idea is to combine two properties with one material," Li
said during a recent visit to the Oak Ridge facility. He previously
did his experiments at the National Institute of Standards and
want to manipulate and control the properties exhibited by materials
at the nanoscale and then extend that understanding to produce
10,000-square-foot enclosure on the first floor of CNMS is maintained
as a Class-1000 "clean room," which means it has fewer
than 1,000 particles per cubic foot of air.
much cleaner than a hospital operating room, and scientists and
technicians using the facilities must wear "bunny suits" to
cover their skin and minimize contamination from skin flaking.
No makeup is allowed.
be surprised how much stuff falls off your skin," said Tony
Haynes, user coordinator at the nanoscience center.
particles could create havoc when fabricating materials on the
scale of a nanometer - a billionth of a meter.
particles are a thousand times larger than that," Haynes
said. "It's like a big boulder sitting on top (of the sample).
So it's not just a contamination issue. It actually breaks the
is a national user facility, as are many of ORNL's other research
facilities, and it's built to make visiting scientists - expected
to grow from about 100 the first year to 250 in 2008 - feel right
Pickel is a chemist on the Oak Ridge staff and part of a research
group dedicated to creating new breeds of polymers.
stringent procedures, we can make polymers behave the way we
want them to," Pickel said.
could mean a class of polymers that behave like metals and conduct
electricity but retain the flexibility of plastics.
ideas out there are just amazing," Pickel said during a
tour of the chemistry labs. "We're working the area of electronic
polymers, polymers for solar applications, polymers for biomaterials
- such as drug-delivery devices. We're doing a lot."
of ORNL's polymer chemists have become expert glassblowers, creating
their own chemical reactors and equipment to support their experiments.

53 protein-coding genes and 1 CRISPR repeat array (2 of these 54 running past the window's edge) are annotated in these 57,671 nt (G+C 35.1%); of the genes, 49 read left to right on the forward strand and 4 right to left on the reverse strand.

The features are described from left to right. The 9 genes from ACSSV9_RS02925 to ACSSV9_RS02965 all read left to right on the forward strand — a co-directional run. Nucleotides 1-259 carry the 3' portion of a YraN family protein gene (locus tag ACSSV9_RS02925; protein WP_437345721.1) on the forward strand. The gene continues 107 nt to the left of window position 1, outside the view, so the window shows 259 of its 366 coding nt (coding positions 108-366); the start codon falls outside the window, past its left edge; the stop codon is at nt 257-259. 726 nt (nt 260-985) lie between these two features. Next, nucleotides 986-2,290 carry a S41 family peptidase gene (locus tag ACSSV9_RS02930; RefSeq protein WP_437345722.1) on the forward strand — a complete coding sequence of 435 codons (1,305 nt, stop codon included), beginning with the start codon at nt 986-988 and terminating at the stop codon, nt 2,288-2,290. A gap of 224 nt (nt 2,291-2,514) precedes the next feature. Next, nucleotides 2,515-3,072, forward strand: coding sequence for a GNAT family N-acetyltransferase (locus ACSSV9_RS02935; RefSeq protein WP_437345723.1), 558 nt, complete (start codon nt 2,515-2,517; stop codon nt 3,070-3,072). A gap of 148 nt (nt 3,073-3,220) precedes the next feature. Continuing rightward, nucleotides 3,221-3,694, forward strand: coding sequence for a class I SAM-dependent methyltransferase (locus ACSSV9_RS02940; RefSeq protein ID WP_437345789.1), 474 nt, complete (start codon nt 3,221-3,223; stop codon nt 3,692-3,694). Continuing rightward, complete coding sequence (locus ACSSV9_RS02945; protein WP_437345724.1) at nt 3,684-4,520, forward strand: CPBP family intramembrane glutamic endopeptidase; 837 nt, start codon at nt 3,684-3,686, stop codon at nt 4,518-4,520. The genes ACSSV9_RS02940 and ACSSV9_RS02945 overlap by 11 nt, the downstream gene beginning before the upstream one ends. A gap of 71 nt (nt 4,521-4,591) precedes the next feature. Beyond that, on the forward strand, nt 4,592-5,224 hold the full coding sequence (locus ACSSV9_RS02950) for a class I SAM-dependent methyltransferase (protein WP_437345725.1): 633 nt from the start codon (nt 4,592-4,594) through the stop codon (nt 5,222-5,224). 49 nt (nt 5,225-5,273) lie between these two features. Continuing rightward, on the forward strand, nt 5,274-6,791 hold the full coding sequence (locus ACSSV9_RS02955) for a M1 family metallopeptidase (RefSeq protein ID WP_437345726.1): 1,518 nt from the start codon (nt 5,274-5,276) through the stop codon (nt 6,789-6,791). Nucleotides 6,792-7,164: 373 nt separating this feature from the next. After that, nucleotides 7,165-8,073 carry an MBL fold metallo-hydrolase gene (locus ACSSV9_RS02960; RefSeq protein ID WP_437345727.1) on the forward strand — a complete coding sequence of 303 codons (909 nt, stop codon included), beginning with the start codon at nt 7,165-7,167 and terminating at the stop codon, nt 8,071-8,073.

glass instruments - some of them quite elaborate - are needed
to purify chemicals and keep them free of oxygen or anything
that might cause them to react until it's time to combine the
for the type of polymerization we do, you pretty much have to
be a glassblower," Pickel said.
what if you can't get the hang of it? "You become a theorist," one
of course, is a big deal.
have a very large theory group because in every aspect of nanoscience
research, there is a role for theory to play in interpreting
the results and leading the science forward and understanding
the phenomena," Horton said. "We really wanted to emphasize
that strength of ORNL in our nanoscience center."
said the Oak Ridge laboratory offers the best of everything.
an incredible facility that's been built here. The people range
from biology all the way over to where I am, a theoretical physicist," he
said "What draws me here is partly the experimental work
that goes on and will go."
theorists want the experimentalists to test their theories, and
the experimentalists want the theorists to help them interpret
a two-way street," Scalapino said. "That's the real
part of being here - the communication. You can read people's
papers and you can write a paper, but it's a huge difference
when you sit down and talk with them."
Californian said there's something special about ORNL that goes
beyond the nano and the neutrons and the teraflops.
talking with an extremely satisfied user. This thing is really
working," Scalapino said. "There's a real difference
coming into this lab and coming into some of the other labs -
in terms of the people who let me in through the gate, people
who get you the badge, people who set up your computing. I don't
know if it's just being in the South, but there's a certain gentleness
or welcoming. There's an attitude that makes people very comfortable."
writer Frank Munger may be reached at 865-342-6329.